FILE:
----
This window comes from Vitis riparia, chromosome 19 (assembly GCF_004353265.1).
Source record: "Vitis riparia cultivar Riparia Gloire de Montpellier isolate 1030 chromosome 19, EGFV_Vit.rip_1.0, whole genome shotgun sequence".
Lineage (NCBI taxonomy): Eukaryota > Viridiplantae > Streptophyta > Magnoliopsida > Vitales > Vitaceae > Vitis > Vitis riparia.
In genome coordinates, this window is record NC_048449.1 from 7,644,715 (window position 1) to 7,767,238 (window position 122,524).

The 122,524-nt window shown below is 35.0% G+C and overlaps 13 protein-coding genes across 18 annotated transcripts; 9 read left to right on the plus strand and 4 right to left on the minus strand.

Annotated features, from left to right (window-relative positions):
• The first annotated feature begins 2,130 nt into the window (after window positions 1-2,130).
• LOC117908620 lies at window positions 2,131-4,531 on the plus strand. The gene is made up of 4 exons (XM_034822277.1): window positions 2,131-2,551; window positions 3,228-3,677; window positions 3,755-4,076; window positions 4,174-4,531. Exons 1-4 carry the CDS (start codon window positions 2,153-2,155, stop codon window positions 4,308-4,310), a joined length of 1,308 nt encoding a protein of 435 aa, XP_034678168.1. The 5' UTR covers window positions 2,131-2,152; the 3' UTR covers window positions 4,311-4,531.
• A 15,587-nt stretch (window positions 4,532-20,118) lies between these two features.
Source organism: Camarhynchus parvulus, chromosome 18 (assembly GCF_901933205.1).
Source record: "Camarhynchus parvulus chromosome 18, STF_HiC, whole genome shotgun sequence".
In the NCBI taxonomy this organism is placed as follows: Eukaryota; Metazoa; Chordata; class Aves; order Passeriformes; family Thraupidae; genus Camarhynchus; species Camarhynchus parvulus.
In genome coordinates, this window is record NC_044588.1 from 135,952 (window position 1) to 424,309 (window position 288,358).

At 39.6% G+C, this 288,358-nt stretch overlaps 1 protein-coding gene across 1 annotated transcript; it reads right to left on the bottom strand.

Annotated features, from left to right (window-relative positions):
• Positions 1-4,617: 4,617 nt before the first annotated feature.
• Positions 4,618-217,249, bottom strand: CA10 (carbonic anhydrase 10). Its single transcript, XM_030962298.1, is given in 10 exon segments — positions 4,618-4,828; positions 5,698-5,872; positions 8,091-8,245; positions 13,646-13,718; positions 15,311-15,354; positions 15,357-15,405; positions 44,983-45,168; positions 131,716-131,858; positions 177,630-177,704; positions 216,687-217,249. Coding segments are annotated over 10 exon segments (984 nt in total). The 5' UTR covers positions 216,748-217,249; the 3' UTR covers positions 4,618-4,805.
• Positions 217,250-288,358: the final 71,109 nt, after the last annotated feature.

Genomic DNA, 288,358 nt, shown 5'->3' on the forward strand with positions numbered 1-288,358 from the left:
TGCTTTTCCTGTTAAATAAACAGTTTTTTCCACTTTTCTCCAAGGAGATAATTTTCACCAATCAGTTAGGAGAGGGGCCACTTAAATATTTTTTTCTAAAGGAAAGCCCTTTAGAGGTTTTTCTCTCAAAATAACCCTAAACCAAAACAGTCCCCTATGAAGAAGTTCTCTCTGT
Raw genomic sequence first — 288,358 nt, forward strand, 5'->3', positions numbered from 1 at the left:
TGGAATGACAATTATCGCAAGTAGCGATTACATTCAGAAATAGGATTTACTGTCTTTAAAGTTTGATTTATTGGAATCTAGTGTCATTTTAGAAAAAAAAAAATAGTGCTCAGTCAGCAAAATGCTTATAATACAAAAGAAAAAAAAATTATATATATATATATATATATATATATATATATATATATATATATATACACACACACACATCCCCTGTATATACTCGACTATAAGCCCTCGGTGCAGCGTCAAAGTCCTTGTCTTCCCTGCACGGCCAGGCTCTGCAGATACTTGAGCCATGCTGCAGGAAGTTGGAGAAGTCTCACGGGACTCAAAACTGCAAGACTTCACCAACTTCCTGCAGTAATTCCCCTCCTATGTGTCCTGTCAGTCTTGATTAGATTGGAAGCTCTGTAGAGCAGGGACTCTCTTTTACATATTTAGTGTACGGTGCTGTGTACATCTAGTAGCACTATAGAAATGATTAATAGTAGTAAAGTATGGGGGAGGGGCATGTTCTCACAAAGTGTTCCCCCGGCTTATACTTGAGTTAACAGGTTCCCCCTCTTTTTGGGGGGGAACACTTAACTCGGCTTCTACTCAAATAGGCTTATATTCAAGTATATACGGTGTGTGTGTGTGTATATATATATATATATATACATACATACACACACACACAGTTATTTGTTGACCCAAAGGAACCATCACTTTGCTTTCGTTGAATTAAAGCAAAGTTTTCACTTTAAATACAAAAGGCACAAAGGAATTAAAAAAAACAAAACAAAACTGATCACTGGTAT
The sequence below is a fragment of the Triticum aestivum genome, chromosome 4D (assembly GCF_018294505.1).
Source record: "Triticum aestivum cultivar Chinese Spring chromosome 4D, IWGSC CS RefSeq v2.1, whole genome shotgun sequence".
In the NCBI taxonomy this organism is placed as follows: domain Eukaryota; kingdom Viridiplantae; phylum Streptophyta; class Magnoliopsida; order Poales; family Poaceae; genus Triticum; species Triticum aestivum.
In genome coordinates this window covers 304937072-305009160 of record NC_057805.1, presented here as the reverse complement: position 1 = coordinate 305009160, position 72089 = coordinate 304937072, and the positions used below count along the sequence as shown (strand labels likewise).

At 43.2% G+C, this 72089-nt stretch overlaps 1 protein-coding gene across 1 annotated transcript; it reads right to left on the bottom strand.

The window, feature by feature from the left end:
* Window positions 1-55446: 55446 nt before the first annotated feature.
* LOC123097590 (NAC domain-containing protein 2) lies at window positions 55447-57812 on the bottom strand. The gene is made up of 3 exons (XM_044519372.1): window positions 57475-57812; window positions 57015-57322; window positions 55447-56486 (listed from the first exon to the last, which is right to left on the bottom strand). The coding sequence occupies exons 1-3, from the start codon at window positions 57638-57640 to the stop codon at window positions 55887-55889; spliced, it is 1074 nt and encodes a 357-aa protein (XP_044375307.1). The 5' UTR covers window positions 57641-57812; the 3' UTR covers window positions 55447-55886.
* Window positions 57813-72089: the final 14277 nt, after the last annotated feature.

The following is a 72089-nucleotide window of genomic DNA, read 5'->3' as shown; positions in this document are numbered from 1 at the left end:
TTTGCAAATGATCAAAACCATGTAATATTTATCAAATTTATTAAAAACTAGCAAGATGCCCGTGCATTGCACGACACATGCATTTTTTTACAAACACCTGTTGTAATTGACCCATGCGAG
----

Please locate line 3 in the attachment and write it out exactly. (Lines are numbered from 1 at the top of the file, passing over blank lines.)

Lineage (NCBI taxonomy): Eukaryota > Viridiplantae > Streptophyta > Magnoliopsida > Vitales > Vitaceae > Vitis > Vitis riparia.